With html basic (part 1) we’ve seen how to:
- use a proper text editor to create and edit a HTML document
- what is a HTML element
Now we will see how to build more upon that!
- A more detailed article, like enumerate the toys
- Add an image
- Add a title to the page
It could be nice if we make a list of toys 🐑
How this translate to HTML?
As seen before, HTML elements carry a semantic value:
ulstands for unorganized list (unorganized because it’s bullet points and not a numeric value)
listands for list item
So because we wanted a list of elements, the obvious choice was to use those elements 😎
In the first part I said that the content contains your text.
That was partially true: It can also contain other HTML elements!
As example, if we want to describe in HTML a basket with 3 apples we can do something like:
apple are not proper HTML elements ⛔ 🗑 + 🍎
Don’t use them in your HTML code.
This is developer’s poetry 🌈
We often refer to the HTML elements containing the other as the parent of his children
In the example above:
- the parent will be the basket
- the children of the basket will be the apples
What is very important to understand, is that the browser need to know where to start and where to stop.
So if we mess with the order of starting and closing tags it can lead to some problems:
Your browser is an amazing thing. He will try to fix it for you, but maybe not in the way you intended.
The browser won’t understand it:
<li> starts inside the
it ends outside his parent
In order to prevent this problem, we use a convention:
- just indent the content
- so we can see better what’s inside what
It’s really important to indent well: It will prevent you to do a lot of mistakes.
…and it looks nicer (developer’s poetry 🌈)
Let’s move on and make our HTML more fun:
Add an illustration (illustrations are good)
This one is easy:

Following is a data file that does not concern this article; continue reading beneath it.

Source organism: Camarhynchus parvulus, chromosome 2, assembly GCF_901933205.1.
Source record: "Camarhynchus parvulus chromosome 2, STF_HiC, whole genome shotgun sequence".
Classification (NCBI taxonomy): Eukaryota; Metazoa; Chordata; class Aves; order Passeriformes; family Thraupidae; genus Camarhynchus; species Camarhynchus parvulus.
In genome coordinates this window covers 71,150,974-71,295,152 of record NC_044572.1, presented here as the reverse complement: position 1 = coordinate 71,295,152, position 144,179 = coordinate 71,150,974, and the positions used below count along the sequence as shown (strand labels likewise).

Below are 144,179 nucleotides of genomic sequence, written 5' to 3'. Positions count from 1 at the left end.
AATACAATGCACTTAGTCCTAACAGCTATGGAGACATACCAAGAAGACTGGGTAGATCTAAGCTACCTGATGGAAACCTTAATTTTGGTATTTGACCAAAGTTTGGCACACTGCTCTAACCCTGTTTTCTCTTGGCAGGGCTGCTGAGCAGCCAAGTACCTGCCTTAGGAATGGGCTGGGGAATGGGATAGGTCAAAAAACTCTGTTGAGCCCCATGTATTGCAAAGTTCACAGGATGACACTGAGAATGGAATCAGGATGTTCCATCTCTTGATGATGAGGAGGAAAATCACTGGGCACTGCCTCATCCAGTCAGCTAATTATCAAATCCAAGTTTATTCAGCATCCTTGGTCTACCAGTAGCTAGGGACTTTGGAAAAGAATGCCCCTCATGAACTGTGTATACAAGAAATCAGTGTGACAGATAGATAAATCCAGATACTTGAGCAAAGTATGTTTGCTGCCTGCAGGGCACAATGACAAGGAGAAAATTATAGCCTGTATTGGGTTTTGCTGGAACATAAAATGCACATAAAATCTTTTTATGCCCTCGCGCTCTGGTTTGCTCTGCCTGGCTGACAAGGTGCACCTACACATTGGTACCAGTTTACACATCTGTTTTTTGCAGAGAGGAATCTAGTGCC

imgstands for image
Want an image? use
Some HTML elements don’t need content.
img element example, well… an image is an image, what else do you want to add?
to write them:
- just make only 1 tag
- have to finish with />
If we go on a deeper view, HTML elements can also have some properties that describe it.
Following our basket/apple example, we might want to know more about the apples:
- those properties are named attributes
- those attributes are always on the starting tag
- those attributes come more often in two parts:
- an attribute name: a text without space
- an attribute value: a text that can contain space
- we always write it that way:
attribute-name="the content on my property"
- Notice the equal sign right after the attribute name
- The equal sign shouldn’t be separate by space (
attribute-name = "the content on my property"is wrong)
- The content always come surrounded by double quotes
src attribute stands for source
Some information like the one for an image, can’t be included in the HTML document.
We need to tell the browser where to find them.
src attribute is simply that: where we can find the file containing the data of my image!
The browser takes a deep care of respecting what you write.
He will even make a difference between lowercase and uppercase so a file named
wolf.jpg are not similar to him.
In the same ways, spaces can be a tricky thing so as a rule of thumb:
- always name your files in lowercase
- replace spaces by
-in the name
My long Image name.jpg is better written
The browser let’s us specify the text that appear in the tab.
We call it the page title.
In order to do this we need some adjustments:
Developers are poet 🌈 But like poetry there is some conventions: like keeping things simple & stupid 👷♀
If something is organized with
parent ➡️ children relations, then we should apply it everywhere, no exceptions allowed.
Before, we used to just put our content, floating inside the HTML file.
Now we put a single parent for everything: the
<html> element, just to make sure that nobody’s left without a parent.
And we called it
<html> because it’s what we’re writing right?
<head> we will keep everything that’s invisible inside the webpage.
Look at it as your thought & identity.
Important but less obvious than the rest.
<body> we will keep everything that’s visible.
Our content 📘
We have seen:
- More HTML elements and their associated semantic
- That we can nest HTML elements inside each other
- That HTML elements can have attributes
- How to write everything in a clean way
- A more pertinent organization of the HTML page